The house was bigger than they needed, and it felt bigger every day. Billy’s Nissan slid into the driveway next to the hedges and the lawn and the roses that his dad had never touched. On the weekends Billy would wake up and a Mexican guy with a lawnmower would be outside his window, their faces inches from each other, and the guy would be sweating already at nine o’clock in the morning, and his dad would be up already, writing, or he would have left a note on the kitchen table saying he was hiking.

Today though, Harvey Morris was not hiking. He was writing in his office that faced the doorway. When you entered the house you would immediately see Harvey’s profile at his computer, and behind him on the wall you would see an immense Ansel Adams photograph of Half Dome.

Hey, Bill!

Hey Dad.

He threw his backpack on the couch and noticed that it was stuffy in the house. His dad never left the office when he was on a roll.

What are you writing?

The column. I’m on deadline.

His dad wrote a syndicated nature column and had published several books on the importance of nature. He gave talks on birdwatching around the country. Collectively these endeavors allowed them to live in Pasadena.

Billy stood in the living room and noticed the dusty rays of evening sun coming through the kitchen window. Sepulchral house. It always felt empty.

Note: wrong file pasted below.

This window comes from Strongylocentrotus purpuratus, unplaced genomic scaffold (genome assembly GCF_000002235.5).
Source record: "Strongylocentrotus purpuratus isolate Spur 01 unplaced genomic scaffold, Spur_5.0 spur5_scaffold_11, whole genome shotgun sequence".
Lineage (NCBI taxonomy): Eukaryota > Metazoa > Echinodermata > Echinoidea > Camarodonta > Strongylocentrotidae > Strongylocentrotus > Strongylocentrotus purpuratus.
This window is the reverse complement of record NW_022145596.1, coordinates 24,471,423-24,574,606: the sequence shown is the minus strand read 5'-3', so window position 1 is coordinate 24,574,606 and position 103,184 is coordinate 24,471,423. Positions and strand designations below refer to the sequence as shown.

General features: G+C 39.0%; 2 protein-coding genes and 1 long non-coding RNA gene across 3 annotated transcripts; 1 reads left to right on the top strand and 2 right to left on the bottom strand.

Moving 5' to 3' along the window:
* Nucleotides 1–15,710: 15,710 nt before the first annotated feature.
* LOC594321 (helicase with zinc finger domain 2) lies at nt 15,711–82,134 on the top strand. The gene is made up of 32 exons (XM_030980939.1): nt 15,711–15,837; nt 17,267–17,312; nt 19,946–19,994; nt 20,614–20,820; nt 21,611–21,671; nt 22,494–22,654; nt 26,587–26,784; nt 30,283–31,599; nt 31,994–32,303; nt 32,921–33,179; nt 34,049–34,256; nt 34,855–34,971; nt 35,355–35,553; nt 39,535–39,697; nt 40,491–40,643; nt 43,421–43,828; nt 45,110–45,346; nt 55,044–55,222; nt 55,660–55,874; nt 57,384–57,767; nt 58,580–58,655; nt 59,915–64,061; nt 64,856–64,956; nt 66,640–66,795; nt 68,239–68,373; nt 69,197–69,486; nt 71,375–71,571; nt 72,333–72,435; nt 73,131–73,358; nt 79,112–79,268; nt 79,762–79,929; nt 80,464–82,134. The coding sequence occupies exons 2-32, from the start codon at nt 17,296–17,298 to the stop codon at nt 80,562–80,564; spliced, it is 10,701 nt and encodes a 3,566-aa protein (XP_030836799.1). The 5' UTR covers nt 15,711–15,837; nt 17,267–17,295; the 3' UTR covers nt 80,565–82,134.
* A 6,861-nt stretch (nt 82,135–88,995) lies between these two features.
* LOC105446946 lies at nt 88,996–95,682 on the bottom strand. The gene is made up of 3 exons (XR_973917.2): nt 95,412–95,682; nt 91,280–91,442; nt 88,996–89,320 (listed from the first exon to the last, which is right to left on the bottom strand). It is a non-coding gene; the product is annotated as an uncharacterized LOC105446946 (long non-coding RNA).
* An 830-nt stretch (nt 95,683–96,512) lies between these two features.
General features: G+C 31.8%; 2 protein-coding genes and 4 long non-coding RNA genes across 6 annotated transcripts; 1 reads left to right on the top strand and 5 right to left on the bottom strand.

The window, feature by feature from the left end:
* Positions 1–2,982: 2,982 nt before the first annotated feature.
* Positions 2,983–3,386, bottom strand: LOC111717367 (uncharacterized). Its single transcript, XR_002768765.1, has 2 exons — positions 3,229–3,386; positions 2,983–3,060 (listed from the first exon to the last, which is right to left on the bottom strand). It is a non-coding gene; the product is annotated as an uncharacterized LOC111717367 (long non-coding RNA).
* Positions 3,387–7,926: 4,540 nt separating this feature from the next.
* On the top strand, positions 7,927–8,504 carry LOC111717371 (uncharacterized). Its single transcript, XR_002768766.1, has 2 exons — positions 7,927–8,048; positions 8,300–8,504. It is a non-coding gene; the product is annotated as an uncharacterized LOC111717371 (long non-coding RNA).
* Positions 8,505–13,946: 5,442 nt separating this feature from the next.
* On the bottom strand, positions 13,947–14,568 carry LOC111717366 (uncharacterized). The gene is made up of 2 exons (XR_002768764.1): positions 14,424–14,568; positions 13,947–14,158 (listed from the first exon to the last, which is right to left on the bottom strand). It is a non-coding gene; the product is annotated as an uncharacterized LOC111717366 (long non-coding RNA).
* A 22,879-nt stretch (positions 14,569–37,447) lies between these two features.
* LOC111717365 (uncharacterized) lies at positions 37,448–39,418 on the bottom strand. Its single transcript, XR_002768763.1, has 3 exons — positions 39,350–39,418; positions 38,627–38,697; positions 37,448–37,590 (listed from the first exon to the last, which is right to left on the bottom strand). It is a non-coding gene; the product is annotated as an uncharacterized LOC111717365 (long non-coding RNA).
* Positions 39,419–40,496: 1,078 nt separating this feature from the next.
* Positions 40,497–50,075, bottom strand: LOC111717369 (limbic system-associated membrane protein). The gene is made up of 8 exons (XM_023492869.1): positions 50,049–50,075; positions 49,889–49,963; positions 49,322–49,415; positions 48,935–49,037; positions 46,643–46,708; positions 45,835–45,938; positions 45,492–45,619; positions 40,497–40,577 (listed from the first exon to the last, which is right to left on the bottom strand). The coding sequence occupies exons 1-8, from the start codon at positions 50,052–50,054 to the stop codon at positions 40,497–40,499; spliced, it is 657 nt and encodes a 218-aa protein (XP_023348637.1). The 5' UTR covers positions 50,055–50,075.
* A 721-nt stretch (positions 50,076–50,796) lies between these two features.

On the wall, among pictures of Billy as a child, Billy playing t-ball, and Billy with his dad at Yosemite, was a photo of his Dad and Mom when they were first married. His dad had all his hair, was about twenty-seven, and was much thinner. He had a devilish brightness in his blue eyes which Billy also had. In the picture Harvey was standing on the beach by a lake and Billy’s mom was next to him. She was a foot shorter than his dad and had a pretty, mellow face and soft, sleepy eyes. Her hair was long and brown, and she had clearly been some kind of flower child. Billy looked at this picture almost every day before he left the house. His dad’s reedy voice came from the office.

You ready to go to Sutter Bridge?

I guess.

It should be good fishing up there. I talked to Larry, he and the kids are excited to have us up.

His dad came out into the living room and looked at his son with a wild grin on his face. His hair was gray and thinning, he wore glasses and he looked like an altogether respectable and comfortably middle-aged college professor.

Billy knew what the summer would entail: himself and his nerdy cousins Irwin and Isaac, riding bikes and pretending to like each other. Irwin, who couldn't stop talking about dinosaurs and Isaac who wouldn't shut up about astronomy and the Voyager II expedition. A wave of depression washed over Billy as he foresaw the tedious, hot summer stretched ahead of him. There was nothing he could do about it. He had to go. It would break his dad's heart if he stayed home. This was their tradition; it made them a